Devin Nunes Faces Heat for Questioning Intel Leaks Against Flynn


House Permanent Select Committee on Intelligence Rep. Devin Nunes (R-CA) is facing a backlash from some of his left-wing constituents after questioning the legality of surveillance that led to President Donald Trump’s national security adviser Gen. Michael Flynn’s resignation on Monday.

Flynn resigned after reports surfaced indicating intelligence officials had recorded private telephone conversations he had with Russia’s ambassador to the United States, Sergey Kislyak, before President Trump took office on January 20. His resignation came after reports that Flynn allegedly misled Vice President Mike Pence about the contents of his phone calls with Kslyak.

“I expect for the FBI to tell me what is going on, and they better have a good answer,” Nunes said Tuesday, according to the Washington Post. “The big problem I see here is that you have an American citizen who had his phone calls recorded.”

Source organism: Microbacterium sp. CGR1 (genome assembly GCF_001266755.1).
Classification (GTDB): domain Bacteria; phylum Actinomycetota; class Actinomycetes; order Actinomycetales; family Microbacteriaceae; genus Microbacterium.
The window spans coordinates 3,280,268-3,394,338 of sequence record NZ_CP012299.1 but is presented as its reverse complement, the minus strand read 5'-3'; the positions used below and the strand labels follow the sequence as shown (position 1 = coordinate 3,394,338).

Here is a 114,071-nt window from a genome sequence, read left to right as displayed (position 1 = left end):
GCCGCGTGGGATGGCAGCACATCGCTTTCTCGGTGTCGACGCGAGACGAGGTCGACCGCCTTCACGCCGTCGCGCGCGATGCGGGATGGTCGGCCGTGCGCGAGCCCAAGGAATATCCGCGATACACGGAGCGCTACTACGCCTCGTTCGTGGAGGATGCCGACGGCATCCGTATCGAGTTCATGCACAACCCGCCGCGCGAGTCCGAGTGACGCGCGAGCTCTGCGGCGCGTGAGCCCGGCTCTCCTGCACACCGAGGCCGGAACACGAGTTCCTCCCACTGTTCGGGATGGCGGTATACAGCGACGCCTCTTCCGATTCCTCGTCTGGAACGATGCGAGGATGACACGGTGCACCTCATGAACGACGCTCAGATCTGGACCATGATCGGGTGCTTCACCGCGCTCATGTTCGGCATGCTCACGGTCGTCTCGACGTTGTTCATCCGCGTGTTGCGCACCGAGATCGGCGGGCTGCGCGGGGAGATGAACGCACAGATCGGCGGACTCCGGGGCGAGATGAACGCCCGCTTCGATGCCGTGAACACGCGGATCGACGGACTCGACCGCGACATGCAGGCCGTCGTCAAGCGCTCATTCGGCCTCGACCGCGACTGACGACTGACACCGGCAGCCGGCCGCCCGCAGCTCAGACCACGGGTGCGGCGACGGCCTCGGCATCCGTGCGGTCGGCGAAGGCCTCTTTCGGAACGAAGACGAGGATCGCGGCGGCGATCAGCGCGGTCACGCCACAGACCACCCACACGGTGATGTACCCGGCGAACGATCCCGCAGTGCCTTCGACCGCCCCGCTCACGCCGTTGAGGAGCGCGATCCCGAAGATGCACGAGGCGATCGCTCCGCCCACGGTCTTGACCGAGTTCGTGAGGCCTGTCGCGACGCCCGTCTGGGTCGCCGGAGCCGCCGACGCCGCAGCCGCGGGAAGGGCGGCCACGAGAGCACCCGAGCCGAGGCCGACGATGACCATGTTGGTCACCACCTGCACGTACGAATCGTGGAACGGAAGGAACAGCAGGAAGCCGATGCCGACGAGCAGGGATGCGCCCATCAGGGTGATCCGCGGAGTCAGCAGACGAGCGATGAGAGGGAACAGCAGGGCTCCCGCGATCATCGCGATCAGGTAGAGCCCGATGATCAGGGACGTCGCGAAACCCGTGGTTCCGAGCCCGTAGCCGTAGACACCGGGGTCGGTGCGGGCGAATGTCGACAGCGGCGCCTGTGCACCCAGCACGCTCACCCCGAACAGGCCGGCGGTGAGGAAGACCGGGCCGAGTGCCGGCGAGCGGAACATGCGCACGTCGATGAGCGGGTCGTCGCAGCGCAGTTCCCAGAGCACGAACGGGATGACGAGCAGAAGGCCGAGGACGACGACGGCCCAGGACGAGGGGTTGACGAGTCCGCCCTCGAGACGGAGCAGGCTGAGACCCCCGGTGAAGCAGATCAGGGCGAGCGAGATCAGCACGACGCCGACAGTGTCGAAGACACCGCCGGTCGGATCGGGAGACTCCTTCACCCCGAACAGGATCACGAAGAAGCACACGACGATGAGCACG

Democrats pounced in response.

“Hey, hey, ho, ho, Devin Nunes has got to go,” about 20 activists and constituents affiliated with the Los Angeles-based Courage Campaign, a progressive group, shouted as they protested outside Nunes’ Clovis office Wednesday, according to the Fresno Bee.

One protester told the Bee, “We’re very, very interested in the problem that we’re having with Flynn and his connection with Russia and the Russian influence in our country.”

Others took to social media to express their discontent with Nunes’ defense of Flynn.

Nunes said that he is not opposed to investigating further. However, he told CNN the Intelligence Committee won’t look into discussions between Trump and Flynn, citing the president’s executive privilege:

Instead, Nunes suggested an investigation into the legality of the phone taps themselves. In an interview with Fox News on Wednesday, Nunes alleged that the Flynn fiasco was a result of intelligence personnel from the Obama administration illegally leaking information unlawfully attained by tapping Flynn’s phone line while he was a private citizen.

“I think most of this is probably from people who were in the old administration, but there still could be some people that have burrowed in and are providing classified information to the media,” Nunes said, according to the Washington Times.

Follow Adelle Nazarian on Twitter and Periscope @AdelleNaz


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